ANCIENT TOPOGRAPHY (UNIT B)
Learning outcomes of the course unit
The primary objective of the course is to communicate the main tools and methods of modern archaeological investigation, from both the theoretical and practical point of view. Secondary objectives are the recognition, understanding and cataloguing of archaeological sites, in order to protect, preserve and valorise them. Students will be guided in acquiring the necessary skills for decoding ancient signs in the modern landscape, from both the regional and urban point of view. The conscious acquisition of traditional sources of archaeology will be supplemented by skills related to the broad spectrum of new methods in archaeological research, borrowed from scientific and technical disciplines. Finally, students will be required to demonstrate their ability to compare data gathered for each site to the traces on the ground.
Course contents summary
Course title: Contemporary archaeological research: instruments, methods and new guidelines. Contemporary archaeological investigation instruments and methods based on current guidelines. Acquisition of expertise on written and archaeological documents and on the use of new technologies applied to archaeology. Identification, understanding, documentation and valorisation of urban and regional archaeological contexts. Emergency and preventive archaeology. The archaeological site in a modern inhabited setting: perception and protection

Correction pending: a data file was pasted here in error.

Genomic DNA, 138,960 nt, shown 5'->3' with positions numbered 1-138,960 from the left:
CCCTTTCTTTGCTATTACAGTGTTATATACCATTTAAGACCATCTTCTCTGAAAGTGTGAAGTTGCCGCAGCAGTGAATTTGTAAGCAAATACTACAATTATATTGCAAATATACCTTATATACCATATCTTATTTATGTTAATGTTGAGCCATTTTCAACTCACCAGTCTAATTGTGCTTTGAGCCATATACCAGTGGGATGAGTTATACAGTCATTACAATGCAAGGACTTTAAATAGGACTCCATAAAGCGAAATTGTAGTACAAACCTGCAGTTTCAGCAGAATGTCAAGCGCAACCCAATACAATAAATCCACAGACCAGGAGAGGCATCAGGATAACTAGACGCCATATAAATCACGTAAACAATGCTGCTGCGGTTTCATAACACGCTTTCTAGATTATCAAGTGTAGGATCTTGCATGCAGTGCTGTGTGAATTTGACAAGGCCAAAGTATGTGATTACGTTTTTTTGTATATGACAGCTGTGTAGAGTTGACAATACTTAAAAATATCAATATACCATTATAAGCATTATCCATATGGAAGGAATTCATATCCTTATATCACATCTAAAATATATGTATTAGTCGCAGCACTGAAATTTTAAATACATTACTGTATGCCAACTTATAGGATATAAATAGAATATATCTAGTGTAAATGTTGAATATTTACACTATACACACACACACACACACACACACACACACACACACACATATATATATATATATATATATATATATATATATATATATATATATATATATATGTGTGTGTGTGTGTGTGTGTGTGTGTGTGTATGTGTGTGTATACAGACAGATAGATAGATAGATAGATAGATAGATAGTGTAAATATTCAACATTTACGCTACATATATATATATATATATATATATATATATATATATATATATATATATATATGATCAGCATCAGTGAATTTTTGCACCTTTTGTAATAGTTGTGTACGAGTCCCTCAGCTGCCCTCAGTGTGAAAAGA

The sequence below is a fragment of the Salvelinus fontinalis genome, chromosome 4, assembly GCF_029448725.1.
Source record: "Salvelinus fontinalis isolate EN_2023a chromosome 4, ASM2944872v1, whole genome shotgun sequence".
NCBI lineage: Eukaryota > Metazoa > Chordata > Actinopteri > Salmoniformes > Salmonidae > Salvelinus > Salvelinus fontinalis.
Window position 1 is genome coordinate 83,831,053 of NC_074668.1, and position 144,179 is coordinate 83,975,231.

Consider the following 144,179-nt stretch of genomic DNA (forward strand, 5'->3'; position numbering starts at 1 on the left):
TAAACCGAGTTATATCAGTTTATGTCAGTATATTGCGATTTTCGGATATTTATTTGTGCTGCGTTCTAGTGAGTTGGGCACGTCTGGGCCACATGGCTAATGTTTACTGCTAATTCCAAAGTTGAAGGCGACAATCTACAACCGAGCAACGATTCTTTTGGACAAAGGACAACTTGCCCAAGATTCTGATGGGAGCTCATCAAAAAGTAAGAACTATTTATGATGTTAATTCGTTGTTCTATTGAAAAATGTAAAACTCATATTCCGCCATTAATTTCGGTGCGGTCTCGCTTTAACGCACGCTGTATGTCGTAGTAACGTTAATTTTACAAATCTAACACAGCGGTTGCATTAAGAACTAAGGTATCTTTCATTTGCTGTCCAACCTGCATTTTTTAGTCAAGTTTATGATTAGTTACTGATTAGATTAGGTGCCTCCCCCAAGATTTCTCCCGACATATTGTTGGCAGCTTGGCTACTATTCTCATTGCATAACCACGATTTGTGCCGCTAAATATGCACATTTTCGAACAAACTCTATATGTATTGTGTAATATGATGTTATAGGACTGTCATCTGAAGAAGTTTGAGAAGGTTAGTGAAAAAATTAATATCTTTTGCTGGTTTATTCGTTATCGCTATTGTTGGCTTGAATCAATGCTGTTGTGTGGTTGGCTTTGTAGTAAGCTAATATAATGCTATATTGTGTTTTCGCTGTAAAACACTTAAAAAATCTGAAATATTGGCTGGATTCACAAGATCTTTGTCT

C. Renfrew, P. Bahn, Archeologia. Teorie, metodi, pratiche, Bologna 2006, chapters 1-4, 6, 9, 12, 14.
G. Poma (edited by), Le fonti per la storia antica, Bologna 2008, the articles indicated below: L. Quilici, La topografia antica; R. Vattuone, S. Giurovich, G. Poma, Le fonti letterarie; A. Donati, L’epigrafia romana; E. Ercolani Cocchi, La numismatica.
J.-P. Adam, L’arte di costruire presso i Romani, Milano 1984, chapters. 3-5, with comparison by G. Lugli, La tecnica edilizia romana, Rome 1957, vol. 2, tables.
The teaching method used is tailored to the specific requirements of the discipline, involving communication of the main course contents through traditional classroom lectures and illustration of the most common instruments available used through practical applications of them. The archaeological application of the new methods also requires the organisation of periodic guided exercises to ensure the necessary level of familiarity with the instruments used. The assessment method includes an oral test of students’ familiarity with the course content, along with a practical exercise in applying the acquired methods.